Cigarette Case and Case thumbnail 1
Cigarette Case and Case thumbnail 2
Image of Gallery in South Kensington
On display at V&A South Kensington
Jewellery, Rooms 91, The William and Judith Bollinger Gallery

This object consists of 2 parts, some of which may be located elsewhere.

Cigarette Case and Case

1899-1908 (made)
Artist/Maker
Place Of Origin

Carl Fabergé is famous for the quality of the enamelled and jewelled objects which were made by his firm in the last decades of the Russian Tsars. The firm was founded by his father in St Petersburg in 1842. Carl was educated in St Petersburg before joining his father who had moved to Dresden in 1860. He studied in Dresden, was apprenticed to the jeweller Friedman in Frankfurt, and travelled to Florence, Paris and London. He entered his father’s firm in St Petersburg in 1865 and took over the business in 1872. He was appointed Jeweller to His Majesty in 1885, the year in he won a gold medal for jewellery in the archaeological style at the Nuremberg Fine Art Exhibition. In 1900 he won a gold medal at the Paris Exhibition. From 1903 the firm had offices in London and from 1911 a shop with a smart frontage at 173 New Bond Street. The London branch closed in 1917 and the firm closed in St Petersburg in 1918. Carl Fabergé escaped to Germany. He died in La Rosiaz, Switzerland, in 1920.
Fabergé’s carved hardstone figures and the superb quality of his enamelling influenced even the great French jewellery houses. His cigarette cases, such as the present example, include work of high originality.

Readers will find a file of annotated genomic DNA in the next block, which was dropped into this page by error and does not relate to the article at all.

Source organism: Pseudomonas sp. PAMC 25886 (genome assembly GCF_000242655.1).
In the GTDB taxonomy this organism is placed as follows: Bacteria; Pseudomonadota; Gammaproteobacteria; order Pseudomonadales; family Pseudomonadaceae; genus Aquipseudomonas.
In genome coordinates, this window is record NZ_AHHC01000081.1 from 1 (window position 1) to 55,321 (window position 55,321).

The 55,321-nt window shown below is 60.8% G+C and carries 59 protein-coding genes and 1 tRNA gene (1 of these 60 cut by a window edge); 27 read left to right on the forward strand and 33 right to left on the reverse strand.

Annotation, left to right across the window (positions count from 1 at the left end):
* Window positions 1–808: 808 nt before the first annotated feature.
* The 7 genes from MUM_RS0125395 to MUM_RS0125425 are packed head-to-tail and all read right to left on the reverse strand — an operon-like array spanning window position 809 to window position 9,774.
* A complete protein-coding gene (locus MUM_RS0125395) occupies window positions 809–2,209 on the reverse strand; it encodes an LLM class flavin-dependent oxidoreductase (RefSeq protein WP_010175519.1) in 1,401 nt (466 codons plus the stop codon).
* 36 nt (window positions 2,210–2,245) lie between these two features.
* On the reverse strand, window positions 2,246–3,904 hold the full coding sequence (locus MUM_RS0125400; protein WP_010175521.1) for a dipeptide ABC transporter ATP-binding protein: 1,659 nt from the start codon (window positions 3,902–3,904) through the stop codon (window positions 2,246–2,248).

Like many 19th-century goldsmiths, Fabergé often found inspiration in earlier styles, including archaeological jewellery, the Baroque court of early 18th-century Dresden, and France in the age of Louis XVI. Sometimes he is indebted to Russian traditions, or to the East. His collection of Japanese netsuke was acquired by the Hermitage Museum in 1918 after the Russian Revolution.


object details
Categories
Object Type
Parts
This object consists of 2 parts.

  • Cigarette Case
  • Case
Materials and Techniques
Woven gold, partly engraved. Brilliant-cut diamond.
Brief Description
Red gold, green gold, platinum cigarette case with brilliant-cut diamond, Fabergé, St Petersburg, Russia, 1899-1908, with rectangular wooden case
Physical Description
Cigarette case of basket-weave design with interlacing bands of red gold, green gold and platinum. The green gold bands are engraved with laurel leaves. Brilliant-cut diamond push piece.



Rectangular case of varished light-coloured wood with rounded corners. The lid has a concave groove running around its top edge. The base has a bevilled edge. Cream-coloured silk inside lid with double-headed eagle of Imperial Warrant printed in black above St Petersburg, Moscow, London in Cyrillic letters. Fitted base of cream-coloured velvet. Brass catch.
Dimensions
  • Cigarette case height: 10mm
  • Cigarette case width: 90mm
  • Depth: 61mm
  • Wooden case height: 33mm
  • Wooden case width: 108mm
Marks and Inscriptions
St Petersburg mark for gold of 72 zolotniks standard, 1899-1908; Fabergé; AH for August Hollming, one of Fabergé's workmasters
Credit line
Accepted under the Cultural Gifts Scheme by HM Government from Nicholas Snowman and allocated to the Victoria and Albert Museum, 2017
Object history
Exhibited and published: Fabergé 1846-1920, V&A, 1977, R17 (lent by Robert Strauss, London)

Published by A.Kenneth Snowman, Carl Fabergé: Goldsmith to the Imperial Court of Russia, London, 1979, p. 54

Exhibited and published: Fabergé Hofjuwelier der Zaren, Munich, 1986-7, no. 162

Exhibited and published: Fabergé: Imperial Jeweller, Hermitage Museum, St Petersburg, Musée des Arts Décoratifs, Paris, V&A, London, 1993-4, no. 271

On loan to the V&A from 2003 until it became a Cultural Gift from Nicholas Snowman, 2017



This is one of twelve objects presented from the Kenneth and Sallie Snowman Collection by their son, Nicholas. Eleven were given in 2017 under the Cultural Gifts Scheme administered by HM Government. The twelfth, a ring with a cameo of Elizabeth I, was given through the Art Fund in 2016.